TABLE 4 Worst Hurricanes

Name

Year

S-S Category

Maximum Winds (knots)

Damage (billion dollars)

Katrinaa

2005

4

150

100-200

Andrew

1992

5

125

44.9

Betsy

1965

3

118

6.5

Camille

1969

5

139

14.9

Gilbert

1988

4

101

3.0 (approx.)b

Hugo

1989

4

140

12.7

Iniki

1992

4

125

1.8

Luis

1995

4

120

2.5+c

Mitch

1989

5

155

Unknownd

Opal

1995

5

130

4.1

aCategory Four at landfall; Category Five in the Gulf of Mexico.

bLowest recorded pressure, 888 millibars.

cQueen Elizabeth 2 was on the fringes of this storm when hit by a rogue wave.

d9,086 dead, mostly in Central America, including crew of 31 from Fantome.

Wave heights during storms are affected by the condition of the sea before the storm. Sometimes called sea severity, the sea condition influences how big the waves can become. For example, if winds have been blowing before the storm, waves will be larger than if the storm originated in calm seas. Ochi cites two cases in which winds of 12 to 27 knots had been blowing for up to 10 days prior to a storm. Waves were already 8 to 16 feet high. With the advent of the storm, they increased to 49 to 56 feet in a matter of 21 hours.22 Thus, in a fully developed sea, a smaller hurricane might produce larger waves than otherwise would be expected.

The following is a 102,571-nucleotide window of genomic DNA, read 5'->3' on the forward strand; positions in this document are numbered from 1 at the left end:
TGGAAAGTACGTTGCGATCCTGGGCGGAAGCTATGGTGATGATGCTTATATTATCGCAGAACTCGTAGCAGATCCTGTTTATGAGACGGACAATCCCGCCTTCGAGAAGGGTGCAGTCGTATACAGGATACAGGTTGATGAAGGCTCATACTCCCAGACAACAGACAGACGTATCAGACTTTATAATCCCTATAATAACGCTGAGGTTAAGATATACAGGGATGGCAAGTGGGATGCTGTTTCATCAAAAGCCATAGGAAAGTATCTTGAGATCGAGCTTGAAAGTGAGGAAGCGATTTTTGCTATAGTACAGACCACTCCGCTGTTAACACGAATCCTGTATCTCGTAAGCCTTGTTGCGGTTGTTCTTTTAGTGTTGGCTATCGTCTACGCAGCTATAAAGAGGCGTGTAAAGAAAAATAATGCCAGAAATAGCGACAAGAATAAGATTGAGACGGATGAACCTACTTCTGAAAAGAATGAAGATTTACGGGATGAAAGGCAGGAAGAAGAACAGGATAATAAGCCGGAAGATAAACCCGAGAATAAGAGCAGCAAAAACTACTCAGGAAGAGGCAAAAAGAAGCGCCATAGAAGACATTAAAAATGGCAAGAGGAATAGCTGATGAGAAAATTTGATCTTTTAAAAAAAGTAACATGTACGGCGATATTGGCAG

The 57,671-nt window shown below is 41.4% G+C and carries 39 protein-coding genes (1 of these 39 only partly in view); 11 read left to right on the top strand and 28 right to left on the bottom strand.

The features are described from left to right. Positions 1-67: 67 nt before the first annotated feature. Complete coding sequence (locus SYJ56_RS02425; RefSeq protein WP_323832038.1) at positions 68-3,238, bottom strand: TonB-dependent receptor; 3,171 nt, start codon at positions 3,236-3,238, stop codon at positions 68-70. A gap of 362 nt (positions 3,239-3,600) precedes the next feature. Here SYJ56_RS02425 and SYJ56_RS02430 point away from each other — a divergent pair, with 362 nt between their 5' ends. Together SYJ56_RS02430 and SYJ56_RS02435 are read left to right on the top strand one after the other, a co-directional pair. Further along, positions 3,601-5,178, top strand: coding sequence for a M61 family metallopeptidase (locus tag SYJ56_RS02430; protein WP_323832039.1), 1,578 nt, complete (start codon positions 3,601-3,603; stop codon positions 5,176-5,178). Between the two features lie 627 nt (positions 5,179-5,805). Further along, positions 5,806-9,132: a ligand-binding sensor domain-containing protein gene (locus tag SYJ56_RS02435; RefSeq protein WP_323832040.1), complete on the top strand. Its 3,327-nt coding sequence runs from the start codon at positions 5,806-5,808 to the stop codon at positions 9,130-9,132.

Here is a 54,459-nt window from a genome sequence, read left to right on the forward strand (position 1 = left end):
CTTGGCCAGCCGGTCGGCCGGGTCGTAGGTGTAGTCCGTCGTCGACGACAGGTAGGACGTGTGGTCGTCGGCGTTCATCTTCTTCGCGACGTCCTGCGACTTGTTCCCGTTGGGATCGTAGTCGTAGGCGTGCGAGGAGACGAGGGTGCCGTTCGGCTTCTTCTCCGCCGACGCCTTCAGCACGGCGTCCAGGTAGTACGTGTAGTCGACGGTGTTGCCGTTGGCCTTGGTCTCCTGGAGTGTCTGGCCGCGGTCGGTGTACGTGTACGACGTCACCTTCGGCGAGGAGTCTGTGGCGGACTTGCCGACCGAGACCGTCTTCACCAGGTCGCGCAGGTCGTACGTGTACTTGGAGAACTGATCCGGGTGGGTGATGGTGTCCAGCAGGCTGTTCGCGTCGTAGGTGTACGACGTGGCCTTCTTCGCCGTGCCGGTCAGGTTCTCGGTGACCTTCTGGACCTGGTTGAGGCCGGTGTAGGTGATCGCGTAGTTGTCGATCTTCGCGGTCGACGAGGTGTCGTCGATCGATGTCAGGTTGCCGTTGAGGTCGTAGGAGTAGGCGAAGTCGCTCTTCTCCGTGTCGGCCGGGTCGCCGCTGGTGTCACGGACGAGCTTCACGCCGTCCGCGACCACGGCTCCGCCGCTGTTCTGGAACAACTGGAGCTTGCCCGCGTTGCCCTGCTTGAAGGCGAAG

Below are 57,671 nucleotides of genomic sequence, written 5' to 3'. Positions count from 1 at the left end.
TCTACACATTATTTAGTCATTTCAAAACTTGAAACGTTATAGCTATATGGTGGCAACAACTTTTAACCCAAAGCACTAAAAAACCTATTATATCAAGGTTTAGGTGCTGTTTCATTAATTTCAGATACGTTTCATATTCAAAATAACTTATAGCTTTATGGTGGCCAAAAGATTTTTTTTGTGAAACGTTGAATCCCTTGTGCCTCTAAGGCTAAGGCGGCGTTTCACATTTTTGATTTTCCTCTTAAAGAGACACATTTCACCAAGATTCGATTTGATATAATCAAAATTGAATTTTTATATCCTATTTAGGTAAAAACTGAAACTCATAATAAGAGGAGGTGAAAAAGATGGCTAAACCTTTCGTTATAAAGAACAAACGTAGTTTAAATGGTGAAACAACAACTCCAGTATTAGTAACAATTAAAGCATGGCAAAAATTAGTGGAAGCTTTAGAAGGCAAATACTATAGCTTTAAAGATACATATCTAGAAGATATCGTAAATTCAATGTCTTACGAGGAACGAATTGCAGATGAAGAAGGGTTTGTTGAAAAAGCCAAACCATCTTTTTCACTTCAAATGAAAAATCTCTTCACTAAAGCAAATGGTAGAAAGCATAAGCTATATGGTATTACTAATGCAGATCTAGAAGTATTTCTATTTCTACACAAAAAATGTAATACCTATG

The National Weather Service anticipates that hurricane activity in the Atlantic-Caribbean area will continue to increase during the next several decades. Naturally, this prediction is of grave concern to mariners who out of necessity find themselves in these waters during the hurricane seasons.

There are others, however, who monitor the ocean’s great storms from afar and eagerly await the arrival of the resulting waves on distant shores. Rather than run from huge waves, they run after them, hoping to ride them on flimsy fiberglass surfboards.



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